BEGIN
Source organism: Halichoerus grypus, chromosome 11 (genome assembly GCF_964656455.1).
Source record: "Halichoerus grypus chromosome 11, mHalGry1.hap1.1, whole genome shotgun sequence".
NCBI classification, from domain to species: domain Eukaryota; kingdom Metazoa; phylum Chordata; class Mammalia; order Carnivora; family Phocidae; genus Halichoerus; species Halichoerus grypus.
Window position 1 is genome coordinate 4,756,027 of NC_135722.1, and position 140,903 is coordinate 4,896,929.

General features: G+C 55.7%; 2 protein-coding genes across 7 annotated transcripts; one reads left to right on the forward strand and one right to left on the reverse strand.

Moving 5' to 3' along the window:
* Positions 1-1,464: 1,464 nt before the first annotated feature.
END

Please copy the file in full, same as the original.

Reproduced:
Source organism: Halichoerus grypus, chromosome 11 (genome assembly GCF_964656455.1).
Source record: "Halichoerus grypus chromosome 11, mHalGry1.hap1.1, whole genome shotgun sequence".
NCBI classification, from domain to species: domain Eukaryota; kingdom Metazoa; phylum Chordata; class Mammalia; order Carnivora; family Phocidae; genus Halichoerus; species Halichoerus grypus.
Window position 1 is genome coordinate 4,756,027 of NC_135722.1, and position 140,903 is coordinate 4,896,929.

General features: G+C 55.7%; 2 protein-coding genes across 7 annotated transcripts; one reads left to right on the forward strand and one right to left on the reverse strand.

Moving 5' to 3' along the window:
* Positions 1-1,464: 1,464 nt before the first annotated feature.